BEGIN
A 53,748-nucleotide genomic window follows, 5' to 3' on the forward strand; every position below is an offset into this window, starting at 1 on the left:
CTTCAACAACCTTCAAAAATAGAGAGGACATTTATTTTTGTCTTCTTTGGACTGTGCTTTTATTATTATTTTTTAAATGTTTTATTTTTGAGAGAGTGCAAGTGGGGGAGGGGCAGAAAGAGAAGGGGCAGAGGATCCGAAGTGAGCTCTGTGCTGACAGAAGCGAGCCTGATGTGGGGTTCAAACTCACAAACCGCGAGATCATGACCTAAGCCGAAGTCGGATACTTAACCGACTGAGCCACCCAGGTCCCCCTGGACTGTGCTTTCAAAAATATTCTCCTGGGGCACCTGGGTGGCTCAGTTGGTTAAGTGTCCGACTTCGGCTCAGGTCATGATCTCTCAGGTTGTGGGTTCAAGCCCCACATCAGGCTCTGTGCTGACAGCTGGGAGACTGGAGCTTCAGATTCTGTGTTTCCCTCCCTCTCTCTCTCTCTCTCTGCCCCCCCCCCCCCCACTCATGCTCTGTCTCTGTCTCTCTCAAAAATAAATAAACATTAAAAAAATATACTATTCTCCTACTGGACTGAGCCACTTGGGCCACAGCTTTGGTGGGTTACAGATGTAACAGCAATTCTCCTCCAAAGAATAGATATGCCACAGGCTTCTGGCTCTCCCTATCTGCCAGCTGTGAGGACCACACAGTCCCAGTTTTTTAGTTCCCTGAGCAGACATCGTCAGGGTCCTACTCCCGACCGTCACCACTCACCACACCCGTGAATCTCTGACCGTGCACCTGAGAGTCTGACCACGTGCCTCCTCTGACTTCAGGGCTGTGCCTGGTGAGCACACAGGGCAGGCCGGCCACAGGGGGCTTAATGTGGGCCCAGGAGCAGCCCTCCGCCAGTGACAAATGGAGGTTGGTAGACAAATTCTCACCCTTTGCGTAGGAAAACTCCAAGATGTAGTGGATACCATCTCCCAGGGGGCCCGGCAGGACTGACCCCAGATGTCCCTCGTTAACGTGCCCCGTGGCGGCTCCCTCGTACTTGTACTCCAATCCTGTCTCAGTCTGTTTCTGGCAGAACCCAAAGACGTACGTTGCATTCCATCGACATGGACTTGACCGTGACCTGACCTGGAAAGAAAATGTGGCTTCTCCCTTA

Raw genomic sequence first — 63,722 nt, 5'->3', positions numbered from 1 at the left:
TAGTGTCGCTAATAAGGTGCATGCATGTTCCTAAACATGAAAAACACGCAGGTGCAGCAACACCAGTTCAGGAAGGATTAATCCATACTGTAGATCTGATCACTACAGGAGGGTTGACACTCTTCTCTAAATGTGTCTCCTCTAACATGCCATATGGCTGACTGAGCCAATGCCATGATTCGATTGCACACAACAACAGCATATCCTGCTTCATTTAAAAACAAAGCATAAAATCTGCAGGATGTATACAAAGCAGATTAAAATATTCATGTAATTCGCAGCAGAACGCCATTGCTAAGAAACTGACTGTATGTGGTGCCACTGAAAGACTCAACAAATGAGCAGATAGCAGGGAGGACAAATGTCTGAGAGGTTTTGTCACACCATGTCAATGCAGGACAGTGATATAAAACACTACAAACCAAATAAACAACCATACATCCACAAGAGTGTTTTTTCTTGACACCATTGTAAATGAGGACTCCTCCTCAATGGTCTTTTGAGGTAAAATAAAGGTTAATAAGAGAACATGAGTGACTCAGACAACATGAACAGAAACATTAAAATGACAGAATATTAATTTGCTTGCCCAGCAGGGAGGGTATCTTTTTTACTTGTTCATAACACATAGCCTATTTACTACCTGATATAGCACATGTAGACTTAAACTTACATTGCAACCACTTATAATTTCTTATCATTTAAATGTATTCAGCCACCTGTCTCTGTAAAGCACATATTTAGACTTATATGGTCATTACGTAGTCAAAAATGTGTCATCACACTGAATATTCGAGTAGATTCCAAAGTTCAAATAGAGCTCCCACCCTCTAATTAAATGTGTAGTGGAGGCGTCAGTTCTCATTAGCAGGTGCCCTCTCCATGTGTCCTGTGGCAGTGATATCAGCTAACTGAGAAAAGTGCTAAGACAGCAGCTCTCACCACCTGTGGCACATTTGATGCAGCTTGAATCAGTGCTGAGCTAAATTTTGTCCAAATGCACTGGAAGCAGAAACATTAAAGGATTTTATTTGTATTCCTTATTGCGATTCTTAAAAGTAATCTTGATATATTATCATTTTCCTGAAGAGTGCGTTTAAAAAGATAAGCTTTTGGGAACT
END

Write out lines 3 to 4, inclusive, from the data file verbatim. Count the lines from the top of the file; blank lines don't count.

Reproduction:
Raw genomic sequence first — 63,722 nt, 5'->3', positions numbered from 1 at the left:
TAGTGTCGCTAATAAGGTGCATGCATGTTCCTAAACATGAAAAACACGCAGGTGCAGCAACACCAGTTCAGGAAGGATTAATCCATACTGTAGATCTGATCACTACAGGAGGGTTGACACTCTTCTCTAAATGTGTCTCCTCTAACATGCCATATGGCTGACTGAGCCAATGCCATGATTCGATTGCACACAACAACAGCATATCCTGCTTCATTTAAAAACAAAGCATAAAATCTGCAGGATGTATACAAAGCAGATTAAAATATTCATGTAATTCGCAGCAGAACGCCATTGCTAAGAAACTGACTGTATGTGGTGCCACTGAAAGACTCAACAAATGAGCAGATAGCAGGGAGGACAAATGTCTGAGAGGTTTTGTCACACCATGTCAATGCAGGACAGTGATATAAAACACTACAAACCAAATAAACAACCATACATCCACAAGAGTGTTTTTTCTTGACACCATTGTAAATGAGGACTCCTCCTCAATGGTCTTTTGAGGTAAAATAAAGGTTAATAAGAGAACATGAGTGACTCAGACAACATGAACAGAAACATTAAAATGACAGAATATTAATTTGCTTGCCCAGCAGGGAGGGTATCTTTTTTACTTGTTCATAACACATAGCCTATTTACTACCTGATATAGCACATGTAGACTTAAACTTACATTGCAACCACTTATAATTTCTTATCATTTAAATGTATTCAGCCACCTGTCTCTGTAAAGCACATATTTAGACTTATATGGTCATTACGTAGTCAAAAATGTGTCATCACACTGAATATTCGAGTAGATTCCAAAGTTCAAATAGAGCTCCCACCCTCTAATTAAATGTGTAGTGGAGGCGTCAGTTCTCATTAGCAGGTGCCCTCTCCATGTGTCCTGTGGCAGTGATATCAGCTAACTGAGAAAAGTGCTAAGACAGCAGCTCTCACCACCTGTGGCACATTTGATGCAGCTTGAATCAGTGCTGAGCTAAATTTTGTCCAAATGCACTGGAAGCAGAAACATTAAAGGATTTTATTTGTATTCCTTATTGCGATTCTTAAAAGTAATCTTGATATATTATCATTTTCCTGAAGAGTGCGTTTAAAAAGATAAGCTTTTGGGAACT